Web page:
2013 Bentley Continental GT/GTC V8: A few touches away from perfection
Ultra-luxe model misses interior comforts as engine drones.
Maybe I’d set my expectations too high but I was anticipating perfection. I wasn’t behind the wheel of an automobile, after all; I was at the controls of meticulously handcrafted rolling sculpture: the 2013 Bentley Continental GT V8.
Don’t get me wrong; I can’t say I wasn’t awestricken by the prospect of piloting what is considered to be the pinnacle of automotive extravagance, the crème de la crème of four-wheeled opulence, but after coming down from my ultra-luxury-car-induced high, I became a nitpicking curmudgeon.
The Continental GT V8 coupé and its convertible sibling, the GTC V8, are powered by a new, 500 hp, 4.0-litre, twin-turbocharged V8. The engine was designed in conjunction with Audi and is the same engine that powers the S8, though it is tuned specifically for the Continental to produce more torque at low revs. Like the Audi, it features cylinder deactivation and is capable of running on four cylinders at light loads to reduce fuel consumption. The engine drives all four wheels in a 40/60, front to rear split through an eight-speed automatic transmission.
The V8 does not supplant the 6.0-litre W12 but rather offers a more fuel-efficient (40 per cent better fuel economy) and cleaner-burning variant at a lower price. With prices starting at $191,400 U.S. for the GT and $210,500 U.S. for the GTC, the V8 models undercut the W12s by about 10 per cent (Bentley publishes Canadian prices in U.S. dollars).
There are subtle exterior clues that distinguish the sportier V8 from the 12-cylinder flagship model, though you have to be a Bentley faithful to pick them out. These include a gloss black grille, a lower, more aggressive front valance, red enamel Bentley badges and the tail pipes, which are formed like the figure eight laid flat.
There are five optional specification packages available and my GT test car is adorned in the Mulliner Driving spec; its luxuriant cabin beckons with striking diamond-quilted leather seats and burr walnut veneer trim. However, you should plan on taking a fair amount of time when ordering a Bentley because although the GT and GTS are offered in a choice of seven exterior colours and four interior leather colours, you can also pick from the 17 exterior colours, 17 leather colours and various interior veneers available on the W12.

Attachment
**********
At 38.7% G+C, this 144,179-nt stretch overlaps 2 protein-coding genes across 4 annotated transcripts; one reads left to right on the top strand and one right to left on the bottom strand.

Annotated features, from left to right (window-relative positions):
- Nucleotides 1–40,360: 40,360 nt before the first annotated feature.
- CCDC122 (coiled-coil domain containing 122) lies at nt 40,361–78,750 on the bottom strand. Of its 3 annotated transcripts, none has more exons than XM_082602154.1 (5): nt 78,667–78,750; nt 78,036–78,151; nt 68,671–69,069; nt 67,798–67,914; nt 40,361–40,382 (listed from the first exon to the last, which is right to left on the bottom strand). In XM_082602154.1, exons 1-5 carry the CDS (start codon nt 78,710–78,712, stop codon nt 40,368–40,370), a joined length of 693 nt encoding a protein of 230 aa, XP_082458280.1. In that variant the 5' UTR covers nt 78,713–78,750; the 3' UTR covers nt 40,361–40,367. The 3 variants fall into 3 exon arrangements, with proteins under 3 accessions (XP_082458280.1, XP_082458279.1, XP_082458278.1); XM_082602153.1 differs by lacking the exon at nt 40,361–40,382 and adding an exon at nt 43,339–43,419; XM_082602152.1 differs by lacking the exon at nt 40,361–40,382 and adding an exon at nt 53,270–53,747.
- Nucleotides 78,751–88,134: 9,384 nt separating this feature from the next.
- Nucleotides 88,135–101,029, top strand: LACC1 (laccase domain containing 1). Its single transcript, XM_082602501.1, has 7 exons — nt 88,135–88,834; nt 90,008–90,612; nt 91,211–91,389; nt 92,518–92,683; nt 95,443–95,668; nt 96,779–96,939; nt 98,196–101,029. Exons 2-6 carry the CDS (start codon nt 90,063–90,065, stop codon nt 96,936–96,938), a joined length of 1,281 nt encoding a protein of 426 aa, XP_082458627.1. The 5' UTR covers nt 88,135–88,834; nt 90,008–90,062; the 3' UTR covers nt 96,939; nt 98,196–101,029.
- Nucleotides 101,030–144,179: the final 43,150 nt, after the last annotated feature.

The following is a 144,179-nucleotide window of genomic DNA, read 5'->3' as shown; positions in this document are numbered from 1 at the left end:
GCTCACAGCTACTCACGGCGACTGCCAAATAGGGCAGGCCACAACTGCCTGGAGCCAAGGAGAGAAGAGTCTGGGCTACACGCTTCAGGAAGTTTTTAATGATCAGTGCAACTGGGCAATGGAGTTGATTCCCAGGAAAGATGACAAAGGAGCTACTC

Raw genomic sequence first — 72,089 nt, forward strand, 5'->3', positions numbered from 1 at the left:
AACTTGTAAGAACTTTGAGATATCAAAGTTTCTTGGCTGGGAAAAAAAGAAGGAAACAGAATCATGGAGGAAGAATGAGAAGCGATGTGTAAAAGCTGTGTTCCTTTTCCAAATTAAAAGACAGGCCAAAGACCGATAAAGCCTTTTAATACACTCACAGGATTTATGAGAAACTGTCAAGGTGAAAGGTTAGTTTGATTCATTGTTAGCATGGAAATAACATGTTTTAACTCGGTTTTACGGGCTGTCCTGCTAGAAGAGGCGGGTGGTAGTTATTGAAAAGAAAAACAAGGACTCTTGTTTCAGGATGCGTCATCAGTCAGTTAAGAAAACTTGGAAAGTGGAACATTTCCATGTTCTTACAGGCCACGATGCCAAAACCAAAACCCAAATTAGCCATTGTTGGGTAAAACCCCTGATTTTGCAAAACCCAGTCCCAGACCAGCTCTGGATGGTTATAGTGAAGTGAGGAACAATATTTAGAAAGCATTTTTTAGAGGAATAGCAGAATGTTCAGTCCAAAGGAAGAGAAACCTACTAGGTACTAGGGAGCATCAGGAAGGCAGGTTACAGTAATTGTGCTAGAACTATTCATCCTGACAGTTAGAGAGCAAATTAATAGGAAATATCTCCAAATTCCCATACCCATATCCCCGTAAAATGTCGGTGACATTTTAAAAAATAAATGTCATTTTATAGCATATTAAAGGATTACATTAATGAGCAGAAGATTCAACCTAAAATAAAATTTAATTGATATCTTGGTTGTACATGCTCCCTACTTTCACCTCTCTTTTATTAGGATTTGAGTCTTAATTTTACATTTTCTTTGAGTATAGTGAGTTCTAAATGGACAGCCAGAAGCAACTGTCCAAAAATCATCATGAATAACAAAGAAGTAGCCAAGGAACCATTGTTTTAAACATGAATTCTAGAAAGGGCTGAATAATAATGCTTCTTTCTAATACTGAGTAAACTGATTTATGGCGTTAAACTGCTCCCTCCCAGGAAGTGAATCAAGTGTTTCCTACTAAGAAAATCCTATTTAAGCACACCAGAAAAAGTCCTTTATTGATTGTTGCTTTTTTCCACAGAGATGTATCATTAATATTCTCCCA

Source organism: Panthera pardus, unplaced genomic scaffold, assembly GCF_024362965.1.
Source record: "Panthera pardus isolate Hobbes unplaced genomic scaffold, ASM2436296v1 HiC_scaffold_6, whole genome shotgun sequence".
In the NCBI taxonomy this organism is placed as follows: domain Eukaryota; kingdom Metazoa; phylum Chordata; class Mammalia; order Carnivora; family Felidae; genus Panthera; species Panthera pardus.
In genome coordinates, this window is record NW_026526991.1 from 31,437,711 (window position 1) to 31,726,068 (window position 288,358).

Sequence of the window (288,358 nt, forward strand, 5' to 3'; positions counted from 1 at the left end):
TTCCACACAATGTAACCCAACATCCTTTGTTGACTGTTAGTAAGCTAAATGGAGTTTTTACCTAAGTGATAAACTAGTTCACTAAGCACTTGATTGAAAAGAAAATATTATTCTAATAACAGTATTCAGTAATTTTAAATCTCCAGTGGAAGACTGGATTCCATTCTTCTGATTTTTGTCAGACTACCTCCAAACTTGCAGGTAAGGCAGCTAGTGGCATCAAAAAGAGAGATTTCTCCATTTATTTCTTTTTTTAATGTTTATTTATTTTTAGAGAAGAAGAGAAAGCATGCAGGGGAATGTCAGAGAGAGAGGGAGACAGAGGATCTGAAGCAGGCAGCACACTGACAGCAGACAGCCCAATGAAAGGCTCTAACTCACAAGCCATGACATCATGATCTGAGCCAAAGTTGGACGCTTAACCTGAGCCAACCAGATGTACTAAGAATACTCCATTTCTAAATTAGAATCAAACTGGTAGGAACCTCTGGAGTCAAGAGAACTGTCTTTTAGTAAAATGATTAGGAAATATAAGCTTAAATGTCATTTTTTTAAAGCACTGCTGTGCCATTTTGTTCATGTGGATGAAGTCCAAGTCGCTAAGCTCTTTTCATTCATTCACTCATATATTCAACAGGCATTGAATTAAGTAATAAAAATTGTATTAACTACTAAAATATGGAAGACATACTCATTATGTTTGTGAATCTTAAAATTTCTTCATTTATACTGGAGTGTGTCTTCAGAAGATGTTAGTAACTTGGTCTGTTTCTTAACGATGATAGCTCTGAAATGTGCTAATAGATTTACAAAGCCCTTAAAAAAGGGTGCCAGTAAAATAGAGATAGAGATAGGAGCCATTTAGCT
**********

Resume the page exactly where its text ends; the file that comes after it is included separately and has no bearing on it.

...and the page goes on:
My first beef with the new Bentley is the engine sound. Bentley engineers have tuned the exhaust system using switchable valves in the mufflers to provide different sounds under different conditions. You can sample this by simply shifting the gear changer to the right (manual mode) while idle, and the sound immediately changes in tone from a restrained hum to a luscious, masculine bellow. Hammer the gas pedal and the engine sounds like it’s breathing fire, emitting an enraged bark. That’s all good.
It’s when you tread lightly while leaving a stop or when accelerating normally around town, while the engine is running on four cylinders, that the sound is out of kilter. The problem is that it just sounds like it’s not running on all cylinders.
Audi remedied this on the S8 by using the sound system to emit opposing sound frequencies to cancel out the droning burble. Bentley has taken no such measures.
This is mostly noticeable in the GTC with the top down, otherwise with the top up or when driving the GT coupé, the interior is so well isolated from exterior noise that the offbeat exhaust is almost imperceptible.
Despite the odd sound, engine vibration is very well controlled through switchable hydraulic engine and transmission mounts, making the transition from V8 to V4 and back smooth and unnoticeable.
Another one of my gripes is that for the price of admission, this automobile should have every comfort and convenience feature available as standard equipment. Where’s the heated steering wheel? And why would the folks at Bentley taunt me by picking me up at the airport in a Mulsanne with those wonderful massaging and reclining rear seats and not include back-rubbing comfort in the GT’s front seats?
The car is also heavy, the GT tipping the scales at 2,295 kg and the GTC at 2,470 kg. Despite its heft it is admirably quick from 0-100 km/h, the GT accomplishing the task in 4.6 seconds and the GTC in five seconds flat.
It also manages itself admirably on winding roads — at a modest pace. Although my hosts allot some track time at the Monticello Motor Club in New York state, I don’t really want to go fast in a Bentley, even if it is the sportier Continental GT. I put in a few laps and the car manages a spirited pace with poise, its adaptive air suspension keeping it level through turns and electronics curbing oversteer and understeer with moderate stealth.
My true driving pleasure, however, comes while gliding along the winding back roads in nearby Milford, Pa., allowing some time for bystanders to gawk, point and admire as I drive by. And they do. Yes, the Bentley has unleashed the whinger in me, but it set free the narcissist as well, and I desperately want to be seen driving it despite its minor imperfections.
2013 Bentley Continental GT and GTC
PRICE: $191,400 U.S. (GT); $210,500 U.S. (GTC)
ENGINE: 4.0 L twin-turbo V8
POWER/TORQUE (hp/lb.ft.): 500 hp/487 lb.-ft.
TRANSMISSION: eight-speed automatic
FUEL ECONOMY: 10.5L/100 km (GT); 10.9L/100 km (GTC)
COMPETITION: Aston Martin Vantage S, Maserati Gran Turismo S
WHAT’S BEST: Even I look good in one
WHAT’S WORST: Awkward sounding engine at low speeds
WHAT’S INTERESTING: Bentley tags the GT models as “cool” and “youthful” in press literature.
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